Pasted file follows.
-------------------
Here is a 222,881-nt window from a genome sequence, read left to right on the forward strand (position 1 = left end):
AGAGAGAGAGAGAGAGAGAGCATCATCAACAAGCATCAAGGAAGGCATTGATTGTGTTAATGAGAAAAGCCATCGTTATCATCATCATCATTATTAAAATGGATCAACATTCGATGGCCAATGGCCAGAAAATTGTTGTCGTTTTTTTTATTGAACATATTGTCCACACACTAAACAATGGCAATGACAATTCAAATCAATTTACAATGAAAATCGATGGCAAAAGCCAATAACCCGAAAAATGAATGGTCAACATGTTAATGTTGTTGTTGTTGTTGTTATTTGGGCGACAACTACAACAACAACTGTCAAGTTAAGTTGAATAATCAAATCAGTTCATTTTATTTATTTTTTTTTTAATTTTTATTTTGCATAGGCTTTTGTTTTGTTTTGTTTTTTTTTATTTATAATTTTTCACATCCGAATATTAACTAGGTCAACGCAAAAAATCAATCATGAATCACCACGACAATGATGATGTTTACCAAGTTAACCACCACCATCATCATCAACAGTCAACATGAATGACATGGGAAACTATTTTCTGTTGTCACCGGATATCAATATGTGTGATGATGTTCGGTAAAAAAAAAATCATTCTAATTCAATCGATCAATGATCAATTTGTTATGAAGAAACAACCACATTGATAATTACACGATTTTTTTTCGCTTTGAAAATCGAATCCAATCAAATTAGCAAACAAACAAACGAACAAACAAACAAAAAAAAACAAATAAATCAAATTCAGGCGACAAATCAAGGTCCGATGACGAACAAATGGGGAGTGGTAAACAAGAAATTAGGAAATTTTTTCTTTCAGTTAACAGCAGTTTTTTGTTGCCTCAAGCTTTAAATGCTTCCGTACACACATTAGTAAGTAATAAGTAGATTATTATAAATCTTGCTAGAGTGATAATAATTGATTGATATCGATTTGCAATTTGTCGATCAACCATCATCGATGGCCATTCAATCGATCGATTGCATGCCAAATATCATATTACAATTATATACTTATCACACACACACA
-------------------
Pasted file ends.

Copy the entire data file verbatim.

Here is a 222,881-nt window from a genome sequence, read left to right on the forward strand (position 1 = left end):
AGAGAGAGAGAGAGAGAGAGCATCATCAACAAGCATCAAGGAAGGCATTGATTGTGTTAATGAGAAAAGCCATCGTTATCATCATCATCATTATTAAAATGGATCAACATTCGATGGCCAATGGCCAGAAAATTGTTGTCGTTTTTTTTATTGAACATATTGTCCACACACTAAACAATGGCAATGACAATTCAAATCAATTTACAATGAAAATCGATGGCAAAAGCCAATAACCCGAAAAATGAATGGTCAACATGTTAATGTTGTTGTTGTTGTTGTTATTTGGGCGACAACTACAACAACAACTGTCAAGTTAAGTTGAATAATCAAATCAGTTCATTTTATTTATTTTTTTTTTAATTTTTATTTTGCATAGGCTTTTGTTTTGTTTTGTTTTTTTTTATTTATAATTTTTCACATCCGAATATTAACTAGGTCAACGCAAAAAATCAATCATGAATCACCACGACAATGATGATGTTTACCAAGTTAACCACCACCATCATCATCAACAGTCAACATGAATGACATGGGAAACTATTTTCTGTTGTCACCGGATATCAATATGTGTGATGATGTTCGGTAAAAAAAAAATCATTCTAATTCAATCGATCAATGATCAATTTGTTATGAAGAAACAACCACATTGATAATTACACGATTTTTTTTCGCTTTGAAAATCGAATCCAATCAAATTAGCAAACAAACAAACGAACAAACAAACAAAAAAAAACAAATAAATCAAATTCAGGCGACAAATCAAGGTCCGATGACGAACAAATGGGGAGTGGTAAACAAGAAATTAGGAAATTTTTTCTTTCAGTTAACAGCAGTTTTTTGTTGCCTCAAGCTTTAAATGCTTCCGTACACACATTAGTAAGTAATAAGTAGATTATTATAAATCTTGCTAGAGTGATAATAATTGATTGATATCGATTTGCAATTTGTCGATCAACCATCATCGATGGCCATTCAATCGATCGATTGCATGCCAAATATCATATTACAATTATATACTTATCACACACACACA